Psychosocial support for Sami proposed ahead of Finland’s Truth and Reconciliation Commission

The Sami flag. Ristenrauna Magga, executive director of the Sami Social and Health Association in Finland, says in additional to individual support during the Truth and Reconciliation Commission, collective support also needs to be put place as Sami have experienced collective trauma as a people. (Päivi Leino / Yle)
The truth and reconciliation commission, due to begin in 2023, is likely to stir up difficult emotions.

A working group led by the Lapland Hospital District has published its recommendations on providing psychosocial support to Finland’s Sámi people during the upcoming Truth and Reconciliation Commission (TRC).

The commission is a body mandated by the Finnish parliament, the Sami parliament and the Skolt Sami council to investigate atrocities committed against Finland’s Sami people.

The proposed service would offer support in three Sámi languages, tailored to individual cultures. The service would be available to all Sámi living throughout Finland.

“The problem now is that there are very few, if any, Sámi-language psychosocial support services in Finland. According to our study, these services are barely available in the Inari and Skolt Sámi languages,” said Lapland Hospital District’s Johanna Erholtz.

“We will probably have to buy in providers of more demanding services and rehabilitation, as well as interpretation,” she added.

The commission, expected to take years, is intended to address the injustices experienced by the Sámi, to find out what happened to them and how it has affected them.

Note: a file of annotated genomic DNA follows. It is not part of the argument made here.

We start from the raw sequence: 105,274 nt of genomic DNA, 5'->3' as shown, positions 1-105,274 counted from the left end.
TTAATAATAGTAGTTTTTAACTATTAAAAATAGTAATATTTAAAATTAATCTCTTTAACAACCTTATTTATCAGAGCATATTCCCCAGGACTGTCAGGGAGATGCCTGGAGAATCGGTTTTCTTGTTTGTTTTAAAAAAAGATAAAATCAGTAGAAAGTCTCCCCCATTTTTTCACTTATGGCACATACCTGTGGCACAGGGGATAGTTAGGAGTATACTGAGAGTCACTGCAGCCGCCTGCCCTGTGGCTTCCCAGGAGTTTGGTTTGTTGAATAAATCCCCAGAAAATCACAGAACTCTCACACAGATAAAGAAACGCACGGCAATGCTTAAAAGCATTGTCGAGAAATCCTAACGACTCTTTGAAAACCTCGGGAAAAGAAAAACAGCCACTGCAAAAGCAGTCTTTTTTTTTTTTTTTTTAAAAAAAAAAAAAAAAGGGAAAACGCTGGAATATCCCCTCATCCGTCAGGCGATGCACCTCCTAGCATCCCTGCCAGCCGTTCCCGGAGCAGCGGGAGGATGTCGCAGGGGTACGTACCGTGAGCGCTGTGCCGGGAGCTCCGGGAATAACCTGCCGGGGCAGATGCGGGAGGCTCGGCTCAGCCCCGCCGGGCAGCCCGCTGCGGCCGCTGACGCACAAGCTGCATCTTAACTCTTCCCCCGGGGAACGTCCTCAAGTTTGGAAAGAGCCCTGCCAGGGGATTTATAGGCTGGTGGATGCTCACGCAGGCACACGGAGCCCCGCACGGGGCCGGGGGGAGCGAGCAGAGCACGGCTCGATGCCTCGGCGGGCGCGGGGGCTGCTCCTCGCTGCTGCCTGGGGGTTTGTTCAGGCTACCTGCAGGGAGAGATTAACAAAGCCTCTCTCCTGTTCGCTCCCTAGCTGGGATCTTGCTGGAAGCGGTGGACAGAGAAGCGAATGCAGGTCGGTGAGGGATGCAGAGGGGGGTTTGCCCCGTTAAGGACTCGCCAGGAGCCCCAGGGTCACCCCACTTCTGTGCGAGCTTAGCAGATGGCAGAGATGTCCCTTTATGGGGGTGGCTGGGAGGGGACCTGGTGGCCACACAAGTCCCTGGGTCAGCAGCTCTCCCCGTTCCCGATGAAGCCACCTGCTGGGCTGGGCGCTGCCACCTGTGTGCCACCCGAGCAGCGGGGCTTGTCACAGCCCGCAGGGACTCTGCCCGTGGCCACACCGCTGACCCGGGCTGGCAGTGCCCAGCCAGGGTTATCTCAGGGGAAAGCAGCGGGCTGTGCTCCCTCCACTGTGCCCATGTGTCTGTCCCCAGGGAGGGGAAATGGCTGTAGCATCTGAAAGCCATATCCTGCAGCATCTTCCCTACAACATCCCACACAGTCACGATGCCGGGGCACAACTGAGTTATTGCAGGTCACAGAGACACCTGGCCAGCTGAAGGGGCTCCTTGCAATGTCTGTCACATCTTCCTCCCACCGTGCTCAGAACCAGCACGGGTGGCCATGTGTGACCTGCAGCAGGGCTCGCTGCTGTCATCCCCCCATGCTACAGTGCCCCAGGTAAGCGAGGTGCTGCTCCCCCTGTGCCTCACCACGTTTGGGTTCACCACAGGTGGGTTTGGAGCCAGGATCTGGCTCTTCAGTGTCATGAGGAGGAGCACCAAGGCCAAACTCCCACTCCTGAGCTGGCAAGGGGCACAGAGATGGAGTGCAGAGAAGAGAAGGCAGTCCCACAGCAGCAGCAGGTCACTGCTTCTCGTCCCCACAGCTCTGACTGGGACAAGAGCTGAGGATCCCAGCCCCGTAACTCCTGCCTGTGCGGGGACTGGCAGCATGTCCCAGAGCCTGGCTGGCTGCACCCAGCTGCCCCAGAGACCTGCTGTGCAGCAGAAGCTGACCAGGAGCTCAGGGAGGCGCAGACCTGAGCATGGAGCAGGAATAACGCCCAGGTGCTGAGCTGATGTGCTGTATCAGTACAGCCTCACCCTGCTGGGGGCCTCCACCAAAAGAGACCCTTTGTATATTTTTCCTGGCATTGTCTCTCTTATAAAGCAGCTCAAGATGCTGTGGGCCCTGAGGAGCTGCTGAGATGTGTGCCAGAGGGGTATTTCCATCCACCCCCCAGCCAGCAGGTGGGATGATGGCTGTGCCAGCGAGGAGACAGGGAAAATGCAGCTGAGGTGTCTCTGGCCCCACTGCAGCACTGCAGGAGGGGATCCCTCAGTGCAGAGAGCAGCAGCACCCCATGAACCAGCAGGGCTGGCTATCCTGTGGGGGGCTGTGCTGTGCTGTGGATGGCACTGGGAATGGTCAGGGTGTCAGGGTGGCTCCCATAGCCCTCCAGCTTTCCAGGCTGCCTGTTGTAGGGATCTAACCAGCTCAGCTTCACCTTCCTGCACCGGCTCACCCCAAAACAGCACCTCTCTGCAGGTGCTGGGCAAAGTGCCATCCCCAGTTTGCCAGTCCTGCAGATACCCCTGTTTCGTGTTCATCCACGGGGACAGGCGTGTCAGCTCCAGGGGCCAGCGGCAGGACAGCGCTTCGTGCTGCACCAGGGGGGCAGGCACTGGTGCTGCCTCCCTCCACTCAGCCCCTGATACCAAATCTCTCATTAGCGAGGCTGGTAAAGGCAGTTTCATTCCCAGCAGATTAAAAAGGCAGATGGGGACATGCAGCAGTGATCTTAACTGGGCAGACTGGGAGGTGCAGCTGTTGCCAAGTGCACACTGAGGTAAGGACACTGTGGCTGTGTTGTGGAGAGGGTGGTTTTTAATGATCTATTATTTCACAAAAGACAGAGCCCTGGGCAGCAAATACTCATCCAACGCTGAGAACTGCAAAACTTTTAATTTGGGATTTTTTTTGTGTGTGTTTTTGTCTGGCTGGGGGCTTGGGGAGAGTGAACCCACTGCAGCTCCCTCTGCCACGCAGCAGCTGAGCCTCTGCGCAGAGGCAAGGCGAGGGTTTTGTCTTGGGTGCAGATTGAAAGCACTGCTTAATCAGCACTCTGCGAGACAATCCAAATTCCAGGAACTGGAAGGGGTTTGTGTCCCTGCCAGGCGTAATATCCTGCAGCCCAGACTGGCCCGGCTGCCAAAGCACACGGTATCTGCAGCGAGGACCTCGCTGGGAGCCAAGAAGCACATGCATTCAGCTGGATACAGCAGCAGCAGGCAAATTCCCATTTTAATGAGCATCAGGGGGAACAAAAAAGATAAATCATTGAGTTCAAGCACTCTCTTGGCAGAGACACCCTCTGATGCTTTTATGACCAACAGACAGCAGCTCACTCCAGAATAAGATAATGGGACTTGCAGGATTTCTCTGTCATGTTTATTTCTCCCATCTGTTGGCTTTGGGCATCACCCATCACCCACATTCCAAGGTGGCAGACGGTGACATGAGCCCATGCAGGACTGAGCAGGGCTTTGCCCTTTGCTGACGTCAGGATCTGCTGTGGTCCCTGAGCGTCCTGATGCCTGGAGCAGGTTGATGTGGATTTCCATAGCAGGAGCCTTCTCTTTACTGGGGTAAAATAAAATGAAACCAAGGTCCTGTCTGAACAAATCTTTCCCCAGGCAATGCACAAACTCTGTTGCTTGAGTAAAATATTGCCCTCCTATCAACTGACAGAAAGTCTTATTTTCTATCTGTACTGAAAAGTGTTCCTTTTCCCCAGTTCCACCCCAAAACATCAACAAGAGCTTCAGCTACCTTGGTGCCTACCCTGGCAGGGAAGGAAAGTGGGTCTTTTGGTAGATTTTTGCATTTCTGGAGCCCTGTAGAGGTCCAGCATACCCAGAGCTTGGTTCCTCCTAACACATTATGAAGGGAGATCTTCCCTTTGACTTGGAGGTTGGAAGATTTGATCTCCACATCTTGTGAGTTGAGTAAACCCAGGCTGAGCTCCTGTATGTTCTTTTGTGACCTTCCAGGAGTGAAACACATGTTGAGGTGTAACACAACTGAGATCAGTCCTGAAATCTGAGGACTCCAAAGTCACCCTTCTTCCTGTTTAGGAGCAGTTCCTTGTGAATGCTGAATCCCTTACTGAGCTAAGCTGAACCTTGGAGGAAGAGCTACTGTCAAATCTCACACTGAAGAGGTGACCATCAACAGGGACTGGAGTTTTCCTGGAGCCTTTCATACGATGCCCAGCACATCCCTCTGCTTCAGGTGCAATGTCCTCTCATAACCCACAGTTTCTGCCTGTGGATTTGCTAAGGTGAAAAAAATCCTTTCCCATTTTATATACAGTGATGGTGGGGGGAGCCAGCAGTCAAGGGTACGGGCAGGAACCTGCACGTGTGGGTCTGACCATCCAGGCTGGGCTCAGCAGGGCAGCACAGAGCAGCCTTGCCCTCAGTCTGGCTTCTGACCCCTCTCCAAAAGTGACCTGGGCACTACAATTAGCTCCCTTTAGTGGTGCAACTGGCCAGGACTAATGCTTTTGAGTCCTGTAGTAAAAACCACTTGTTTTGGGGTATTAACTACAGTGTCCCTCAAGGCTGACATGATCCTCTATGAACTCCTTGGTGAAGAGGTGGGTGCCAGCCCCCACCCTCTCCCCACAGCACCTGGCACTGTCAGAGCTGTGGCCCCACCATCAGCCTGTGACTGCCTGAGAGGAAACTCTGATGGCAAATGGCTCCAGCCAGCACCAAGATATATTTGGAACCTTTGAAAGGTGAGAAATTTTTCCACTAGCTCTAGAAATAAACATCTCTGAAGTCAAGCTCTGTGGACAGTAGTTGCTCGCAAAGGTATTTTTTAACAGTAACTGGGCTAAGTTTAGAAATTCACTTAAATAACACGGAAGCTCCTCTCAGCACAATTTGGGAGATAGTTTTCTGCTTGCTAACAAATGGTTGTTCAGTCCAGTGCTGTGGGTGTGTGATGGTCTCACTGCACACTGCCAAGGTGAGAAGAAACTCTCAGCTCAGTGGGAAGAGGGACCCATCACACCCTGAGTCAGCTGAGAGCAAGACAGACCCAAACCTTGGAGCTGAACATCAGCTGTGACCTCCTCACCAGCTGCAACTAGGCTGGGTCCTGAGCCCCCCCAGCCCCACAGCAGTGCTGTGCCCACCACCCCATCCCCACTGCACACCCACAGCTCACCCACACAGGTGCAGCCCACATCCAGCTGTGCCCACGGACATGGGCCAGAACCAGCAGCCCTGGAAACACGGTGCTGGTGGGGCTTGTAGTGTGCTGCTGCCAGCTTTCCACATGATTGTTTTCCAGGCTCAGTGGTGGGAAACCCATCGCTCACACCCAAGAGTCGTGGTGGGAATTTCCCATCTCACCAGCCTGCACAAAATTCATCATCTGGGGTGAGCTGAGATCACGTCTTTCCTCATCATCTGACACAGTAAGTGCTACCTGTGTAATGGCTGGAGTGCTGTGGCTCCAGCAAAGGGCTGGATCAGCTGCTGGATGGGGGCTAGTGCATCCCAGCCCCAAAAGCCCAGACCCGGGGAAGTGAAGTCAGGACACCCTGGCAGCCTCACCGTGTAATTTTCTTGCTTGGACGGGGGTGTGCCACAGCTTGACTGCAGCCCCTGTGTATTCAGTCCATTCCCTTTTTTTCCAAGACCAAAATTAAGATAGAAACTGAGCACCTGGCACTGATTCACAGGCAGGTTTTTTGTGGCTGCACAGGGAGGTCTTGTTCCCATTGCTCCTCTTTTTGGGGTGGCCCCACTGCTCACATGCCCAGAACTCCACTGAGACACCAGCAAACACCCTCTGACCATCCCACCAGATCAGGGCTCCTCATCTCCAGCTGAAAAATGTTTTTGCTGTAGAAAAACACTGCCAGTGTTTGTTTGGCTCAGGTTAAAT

Sajos, the Sami cultural and administrative centre and home to the Sami Parliament of Finland in the Arctic village of Inari.
(Eilís Quinn/Eye on the Arctic)

Psychosocial support was one of the conditions of the TRC’s founding, as it will deal with traumatic experiences and sensitive issues experienced by the Sámi, Europe’s last indigenous people.

There are around 400 native speakers of Inari Sami, and around 300 native speakers of Skolt Sami.

More emphasis on collective support needed

Executive Director of the Sámi Social and Health Association Ristenrauna Magga contributed to the working group’s final meetings.

She said that although the group’s report did suggest providing collective support through third parties, it could have gone further.

“The proposal is based on the point of view and needs of the individual. I kept trying to point out that the need for collective support should be added to the proposal, because we Sámi have experienced difficult things as a people,” Magga said.

The working group’s report was submitted to the Prime Minister’s Office and the Sámi Parliament in March.

Related stories from around the North:

Canada: Reconciliation means doing business differently in Canada, northerners say, Eye on the Arctic

Finland: Sami Parliament in Finland agrees more time needed for Truth and Reconciliation Commission preparation, Eye on the Arctic

Norway: Can cross-border cooperation help decolonize Sami-language education, Eye on the Arctic

Sweden: Sami in Sweden start work on structure of Truth and Reconciliation Commission, Eye on the Arctic

United States: Alaska reckons with missing data on murdered Indigenous women, Alaska Public Media

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